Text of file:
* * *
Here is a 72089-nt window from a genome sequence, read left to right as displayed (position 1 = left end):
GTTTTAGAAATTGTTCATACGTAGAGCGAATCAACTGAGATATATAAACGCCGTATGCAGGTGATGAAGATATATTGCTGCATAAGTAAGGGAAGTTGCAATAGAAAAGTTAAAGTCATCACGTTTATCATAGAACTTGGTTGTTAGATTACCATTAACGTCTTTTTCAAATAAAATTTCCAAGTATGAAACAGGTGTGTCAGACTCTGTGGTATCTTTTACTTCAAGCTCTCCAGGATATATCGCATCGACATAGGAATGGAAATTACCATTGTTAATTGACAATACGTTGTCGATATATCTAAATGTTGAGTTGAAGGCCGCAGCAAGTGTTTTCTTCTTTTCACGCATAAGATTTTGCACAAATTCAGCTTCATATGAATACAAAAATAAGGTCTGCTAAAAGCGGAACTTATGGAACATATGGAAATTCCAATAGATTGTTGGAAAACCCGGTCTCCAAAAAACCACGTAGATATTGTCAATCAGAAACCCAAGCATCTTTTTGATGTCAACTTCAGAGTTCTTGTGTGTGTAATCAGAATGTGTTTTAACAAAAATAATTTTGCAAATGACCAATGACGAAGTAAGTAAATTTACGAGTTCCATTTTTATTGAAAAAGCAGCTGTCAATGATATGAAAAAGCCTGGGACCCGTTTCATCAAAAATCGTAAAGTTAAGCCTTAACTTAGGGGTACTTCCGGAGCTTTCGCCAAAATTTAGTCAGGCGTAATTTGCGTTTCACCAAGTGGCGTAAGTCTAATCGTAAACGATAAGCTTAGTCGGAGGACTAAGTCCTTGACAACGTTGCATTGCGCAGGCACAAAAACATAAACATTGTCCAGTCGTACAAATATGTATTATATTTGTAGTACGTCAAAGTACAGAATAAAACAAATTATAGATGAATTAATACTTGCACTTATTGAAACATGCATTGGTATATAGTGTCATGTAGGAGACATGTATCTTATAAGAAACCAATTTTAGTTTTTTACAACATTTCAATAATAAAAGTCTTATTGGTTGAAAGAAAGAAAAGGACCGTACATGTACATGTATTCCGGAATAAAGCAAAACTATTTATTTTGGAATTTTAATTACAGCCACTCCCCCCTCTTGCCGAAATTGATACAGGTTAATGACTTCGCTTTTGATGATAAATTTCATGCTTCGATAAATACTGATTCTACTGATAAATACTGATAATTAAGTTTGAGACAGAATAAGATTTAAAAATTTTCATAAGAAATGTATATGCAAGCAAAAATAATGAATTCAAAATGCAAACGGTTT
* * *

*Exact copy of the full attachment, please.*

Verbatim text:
Here is a 72089-nt window from a genome sequence, read left to right as displayed (position 1 = left end):
GTTTTAGAAATTGTTCATACGTAGAGCGAATCAACTGAGATATATAAACGCCGTATGCAGGTGATGAAGATATATTGCTGCATAAGTAAGGGAAGTTGCAATAGAAAAGTTAAAGTCATCACGTTTATCATAGAACTTGGTTGTTAGATTACCATTAACGTCTTTTTCAAATAAAATTTCCAAGTATGAAACAGGTGTGTCAGACTCTGTGGTATCTTTTACTTCAAGCTCTCCAGGATATATCGCATCGACATAGGAATGGAAATTACCATTGTTAATTGACAATACGTTGTCGATATATCTAAATGTTGAGTTGAAGGCCGCAGCAAGTGTTTTCTTCTTTTCACGCATAAGATTTTGCACAAATTCAGCTTCATATGAATACAAAAATAAGGTCTGCTAAAAGCGGAACTTATGGAACATATGGAAATTCCAATAGATTGTTGGAAAACCCGGTCTCCAAAAAACCACGTAGATATTGTCAATCAGAAACCCAAGCATCTTTTTGATGTCAACTTCAGAGTTCTTGTGTGTGTAATCAGAATGTGTTTTAACAAAAATAATTTTGCAAATGACCAATGACGAAGTAAGTAAATTTACGAGTTCCATTTTTATTGAAAAAGCAGCTGTCAATGATATGAAAAAGCCTGGGACCCGTTTCATCAAAAATCGTAAAGTTAAGCCTTAACTTAGGGGTACTTCCGGAGCTTTCGCCAAAATTTAGTCAGGCGTAATTTGCGTTTCACCAAGTGGCGTAAGTCTAATCGTAAACGATAAGCTTAGTCGGAGGACTAAGTCCTTGACAACGTTGCATTGCGCAGGCACAAAAACATAAACATTGTCCAGTCGTACAAATATGTATTATATTTGTAGTACGTCAAAGTACAGAATAAAACAAATTATAGATGAATTAATACTTGCACTTATTGAAACATGCATTGGTATATAGTGTCATGTAGGAGACATGTATCTTATAAGAAACCAATTTTAGTTTTTTACAACATTTCAATAATAAAAGTCTTATTGGTTGAAAGAAAGAAAAGGACCGTACATGTACATGTATTCCGGAATAAAGCAAAACTATTTATTTTGGAATTTTAATTACAGCCACTCCCCCCTCTTGCCGAAATTGATACAGGTTAATGACTTCGCTTTTGATGATAAATTTCATGCTTCGATAAATACTGATTCTACTGATAAATACTGATAATTAAGTTTGAGACAGAATAAGATTTAAAAATTTTCATAAGAAATGTATATGCAAGCAAAAATAATGAATTCAAAATGCAAACGGTTT